Yes, Microsoft Teams Live Events supports live broadcasts to up to 20,000 attendees. But that’s a function of the Microsoft Teams application, and Microsoft’s not providing the tools you need to host a quality live stream. It’s kind of like having a car with a lawnmower’s engine. The vehicle might go, but not as you want or expect it to move.
A Teams Live Events live stream can feature lags, hiccups, and low-quality video for your viewers. That’s not the user experience you want to present, whether you’re hosting an employee town hall, product launch, or other large-scale virtual events.
4) Missing Analytics and a General Feedback Loop
Measurement is necessary to report on your virtual event’s ROI. Unfortunately, Microsoft Teams Live Events doesn’t give event organizers much data to analyze. For example, Teams Live Events provides minimal data on your attendees if they’re coming from within your organization. And Teams Live Events provides no data if your participants are from outside your company.
Also, Microsoft Teams Live Events gives you no real-time insight into how your live stream is performing. Are users experiencing a lag? What’s your live stream’s quality? Are people engaged and watching?
With Teams Live Events, the only way you’ll know if your audience is experiencing issues is if they tell you in the application’s Q&A tool. Of course, as we covered above, they won’t have access to that tool if your event exceeds 1,000 participants.
Using Microsoft Teams for virtual events means you’ll have little or no information about who attends your event. You won’t know if anyone’s watching your live stream or your broadcast’s quality. Without Q and A, how can you even know that your audience is engaged?
This lack of insight means you can’t ensure you’re delivering the highest-quality feed. And it means you won’t be able to tell what returns your event generates for your organization accurately.
5) Few translations
Workforces and target audiences are global. Conferences attract people from around the world, and companies employ workers on many continents. One of the plusses of virtual events is that anyone from anywhere can attend. Of course, you want to make sure your attendees can understand what’s happening.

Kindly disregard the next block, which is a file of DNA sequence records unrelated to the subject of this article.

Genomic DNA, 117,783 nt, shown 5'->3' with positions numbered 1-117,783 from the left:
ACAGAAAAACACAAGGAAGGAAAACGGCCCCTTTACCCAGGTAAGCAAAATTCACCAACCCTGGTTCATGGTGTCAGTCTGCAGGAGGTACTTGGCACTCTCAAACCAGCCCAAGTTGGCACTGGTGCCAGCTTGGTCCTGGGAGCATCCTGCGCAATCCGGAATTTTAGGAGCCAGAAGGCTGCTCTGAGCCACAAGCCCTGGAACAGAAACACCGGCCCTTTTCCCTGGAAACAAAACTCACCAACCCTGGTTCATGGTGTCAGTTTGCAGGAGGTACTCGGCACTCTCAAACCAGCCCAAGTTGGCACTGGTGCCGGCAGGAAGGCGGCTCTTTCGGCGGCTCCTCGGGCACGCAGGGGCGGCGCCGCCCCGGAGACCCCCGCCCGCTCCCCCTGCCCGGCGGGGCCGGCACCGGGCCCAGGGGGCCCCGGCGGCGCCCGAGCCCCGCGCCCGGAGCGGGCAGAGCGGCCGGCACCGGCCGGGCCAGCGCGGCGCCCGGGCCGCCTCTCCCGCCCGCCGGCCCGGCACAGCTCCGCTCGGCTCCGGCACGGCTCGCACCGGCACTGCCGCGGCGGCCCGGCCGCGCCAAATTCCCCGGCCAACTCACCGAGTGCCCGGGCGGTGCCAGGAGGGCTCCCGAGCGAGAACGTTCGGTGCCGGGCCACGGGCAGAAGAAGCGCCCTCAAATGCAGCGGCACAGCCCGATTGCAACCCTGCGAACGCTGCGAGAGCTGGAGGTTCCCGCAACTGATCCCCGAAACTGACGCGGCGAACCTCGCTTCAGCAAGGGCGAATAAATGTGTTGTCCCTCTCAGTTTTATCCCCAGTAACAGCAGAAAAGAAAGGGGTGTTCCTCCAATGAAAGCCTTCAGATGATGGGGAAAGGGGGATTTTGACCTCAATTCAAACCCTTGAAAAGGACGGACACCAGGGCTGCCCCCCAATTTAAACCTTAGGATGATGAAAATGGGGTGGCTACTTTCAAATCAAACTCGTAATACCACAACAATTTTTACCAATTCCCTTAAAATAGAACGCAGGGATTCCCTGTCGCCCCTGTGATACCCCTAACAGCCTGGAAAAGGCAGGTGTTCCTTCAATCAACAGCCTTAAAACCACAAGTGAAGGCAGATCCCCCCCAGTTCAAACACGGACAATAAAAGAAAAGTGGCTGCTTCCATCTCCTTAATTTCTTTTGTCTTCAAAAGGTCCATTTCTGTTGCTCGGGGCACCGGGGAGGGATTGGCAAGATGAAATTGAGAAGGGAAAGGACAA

And that’s a drawback for Microsoft Teams Live Events. The application translates a speaker’s words into live captions, but it only lets you pick up to six languages from which your audience can choose. Let’s say you’re hosting a virtual trade show, expecting people to attend from many countries, including China, Korea, Japan, Vietnam, Mexico, France, and Germany.
What six languages do you choose for your audience? Do you hope they all understand English? Hosting a successful virtual event requires delivering an incredible user experience, and that’s hard to do if you can’t support your audience’s native language.
A Better Option for Large Virtual Events
While Microsoft Teams Live Events isn’t the right solution for large-scale virtual events, you have can continue to use Microsoft and have an integration that will make your large events work.
First, you’ll want to pick an enterprise video platform that integrates with Microsoft Teams. Doing so gives you the benefits of Teams while filling in the collaboration tool’s gaps for big, virtual events. And choosing the right enterprise video platform to augment your Microsoft Teams use solves the other issues highlighted above.
The best solutions deliver the infrastructure you need to broadcast high-quality, reliable live streams. They also accommodate customization and white labeling and provide detailed, real-time analytics. Microsoft Teams Live Events is a useful addition to an already helpful collaboration tool. But the application is not the best solution for live streaming large-scale virtual events.
Instead, select an enterprise video platform that integrates with Microsoft Teams. Doing so will give you, your organization, and your event attendees the best possible experience.
Vbrick’s Rev Platform is one enterprise video solution that helps you extend the value of Microsoft Teams. Learn about the Rev Platform’s Microsoft Teams integration.